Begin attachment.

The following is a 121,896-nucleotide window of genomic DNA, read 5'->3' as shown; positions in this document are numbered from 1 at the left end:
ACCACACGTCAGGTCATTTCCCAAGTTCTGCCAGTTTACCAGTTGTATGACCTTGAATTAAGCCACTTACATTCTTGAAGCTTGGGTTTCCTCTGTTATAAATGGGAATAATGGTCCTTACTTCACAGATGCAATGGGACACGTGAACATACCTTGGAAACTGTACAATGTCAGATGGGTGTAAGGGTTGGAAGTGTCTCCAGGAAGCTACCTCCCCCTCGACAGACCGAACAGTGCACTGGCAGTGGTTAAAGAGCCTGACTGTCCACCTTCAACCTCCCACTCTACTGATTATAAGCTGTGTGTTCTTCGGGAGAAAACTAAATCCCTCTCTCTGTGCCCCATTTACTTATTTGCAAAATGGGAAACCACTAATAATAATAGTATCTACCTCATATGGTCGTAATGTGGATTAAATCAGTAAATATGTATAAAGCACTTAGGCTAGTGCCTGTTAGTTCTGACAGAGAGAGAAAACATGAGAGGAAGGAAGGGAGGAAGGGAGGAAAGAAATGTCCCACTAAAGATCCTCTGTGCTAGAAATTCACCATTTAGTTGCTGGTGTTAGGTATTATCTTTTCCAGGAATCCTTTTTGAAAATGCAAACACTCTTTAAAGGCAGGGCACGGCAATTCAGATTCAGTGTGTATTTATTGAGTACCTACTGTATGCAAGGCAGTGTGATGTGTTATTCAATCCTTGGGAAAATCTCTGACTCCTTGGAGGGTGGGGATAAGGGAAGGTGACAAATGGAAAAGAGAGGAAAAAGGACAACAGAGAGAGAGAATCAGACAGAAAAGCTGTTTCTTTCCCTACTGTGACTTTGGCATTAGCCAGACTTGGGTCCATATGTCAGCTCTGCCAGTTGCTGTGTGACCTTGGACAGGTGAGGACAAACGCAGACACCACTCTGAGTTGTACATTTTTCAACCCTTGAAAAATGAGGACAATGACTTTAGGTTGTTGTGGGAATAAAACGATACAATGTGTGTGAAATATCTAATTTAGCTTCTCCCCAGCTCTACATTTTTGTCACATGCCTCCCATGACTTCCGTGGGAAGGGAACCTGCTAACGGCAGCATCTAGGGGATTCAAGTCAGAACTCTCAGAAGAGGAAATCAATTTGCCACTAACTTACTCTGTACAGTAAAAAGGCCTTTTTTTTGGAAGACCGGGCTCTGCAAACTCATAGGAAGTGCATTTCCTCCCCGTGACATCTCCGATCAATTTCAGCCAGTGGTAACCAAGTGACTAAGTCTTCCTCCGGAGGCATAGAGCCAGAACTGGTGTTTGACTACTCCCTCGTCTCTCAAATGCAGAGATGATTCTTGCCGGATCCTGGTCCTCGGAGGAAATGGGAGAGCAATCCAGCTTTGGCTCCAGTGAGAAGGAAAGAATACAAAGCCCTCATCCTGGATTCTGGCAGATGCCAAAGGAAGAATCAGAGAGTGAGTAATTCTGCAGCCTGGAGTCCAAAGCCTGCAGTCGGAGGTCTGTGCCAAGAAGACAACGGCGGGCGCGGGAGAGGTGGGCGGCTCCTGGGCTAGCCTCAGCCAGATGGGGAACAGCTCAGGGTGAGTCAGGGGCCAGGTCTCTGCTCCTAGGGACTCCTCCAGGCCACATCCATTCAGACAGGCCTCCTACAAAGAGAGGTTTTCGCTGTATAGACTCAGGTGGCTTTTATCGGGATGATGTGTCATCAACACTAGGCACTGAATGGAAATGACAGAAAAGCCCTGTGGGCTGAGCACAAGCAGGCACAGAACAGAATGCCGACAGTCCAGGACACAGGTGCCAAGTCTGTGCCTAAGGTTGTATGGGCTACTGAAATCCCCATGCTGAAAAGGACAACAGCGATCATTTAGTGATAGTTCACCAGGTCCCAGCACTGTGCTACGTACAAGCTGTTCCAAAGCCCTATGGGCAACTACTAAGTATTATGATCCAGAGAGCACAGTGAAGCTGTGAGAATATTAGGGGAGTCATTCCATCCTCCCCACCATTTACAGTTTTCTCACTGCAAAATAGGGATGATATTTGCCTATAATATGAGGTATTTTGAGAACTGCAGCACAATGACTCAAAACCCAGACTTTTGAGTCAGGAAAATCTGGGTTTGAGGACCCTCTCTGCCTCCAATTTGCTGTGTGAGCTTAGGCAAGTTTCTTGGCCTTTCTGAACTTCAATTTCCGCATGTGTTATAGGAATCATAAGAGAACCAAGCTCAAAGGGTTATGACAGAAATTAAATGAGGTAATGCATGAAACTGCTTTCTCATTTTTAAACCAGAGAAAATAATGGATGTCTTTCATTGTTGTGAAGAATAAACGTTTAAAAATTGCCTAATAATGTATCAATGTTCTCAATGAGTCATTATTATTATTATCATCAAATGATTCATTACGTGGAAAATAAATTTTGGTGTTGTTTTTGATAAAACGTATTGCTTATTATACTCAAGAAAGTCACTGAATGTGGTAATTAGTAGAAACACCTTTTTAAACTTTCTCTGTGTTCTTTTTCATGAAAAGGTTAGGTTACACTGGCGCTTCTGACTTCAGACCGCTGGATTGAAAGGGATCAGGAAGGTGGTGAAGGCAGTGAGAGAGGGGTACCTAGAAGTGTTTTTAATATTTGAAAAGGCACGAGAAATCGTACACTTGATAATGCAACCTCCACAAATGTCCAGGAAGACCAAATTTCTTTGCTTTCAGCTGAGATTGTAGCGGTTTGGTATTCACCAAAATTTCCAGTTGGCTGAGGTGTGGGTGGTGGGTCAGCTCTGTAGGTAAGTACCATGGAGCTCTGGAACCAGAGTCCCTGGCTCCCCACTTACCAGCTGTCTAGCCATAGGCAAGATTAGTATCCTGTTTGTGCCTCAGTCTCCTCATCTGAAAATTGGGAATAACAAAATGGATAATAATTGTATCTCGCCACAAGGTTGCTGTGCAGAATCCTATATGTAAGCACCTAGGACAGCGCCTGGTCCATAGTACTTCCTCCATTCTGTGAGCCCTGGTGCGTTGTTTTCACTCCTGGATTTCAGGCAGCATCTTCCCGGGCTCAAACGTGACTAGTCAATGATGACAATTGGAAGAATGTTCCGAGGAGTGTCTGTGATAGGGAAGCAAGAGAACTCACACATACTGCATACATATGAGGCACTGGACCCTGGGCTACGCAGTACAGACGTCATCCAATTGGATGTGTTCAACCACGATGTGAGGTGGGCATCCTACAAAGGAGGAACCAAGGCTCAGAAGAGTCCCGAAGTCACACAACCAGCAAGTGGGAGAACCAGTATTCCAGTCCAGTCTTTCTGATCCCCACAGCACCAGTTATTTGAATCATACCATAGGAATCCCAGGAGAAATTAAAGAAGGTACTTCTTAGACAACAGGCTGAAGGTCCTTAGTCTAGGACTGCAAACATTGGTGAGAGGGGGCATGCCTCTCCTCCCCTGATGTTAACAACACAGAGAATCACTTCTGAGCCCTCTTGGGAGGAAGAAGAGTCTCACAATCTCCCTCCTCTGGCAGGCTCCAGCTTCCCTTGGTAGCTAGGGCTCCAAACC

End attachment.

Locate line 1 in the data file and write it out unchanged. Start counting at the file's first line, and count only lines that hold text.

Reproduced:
The following is a 121,896-nucleotide window of genomic DNA, read 5'->3' as shown; positions in this document are numbered from 1 at the left end: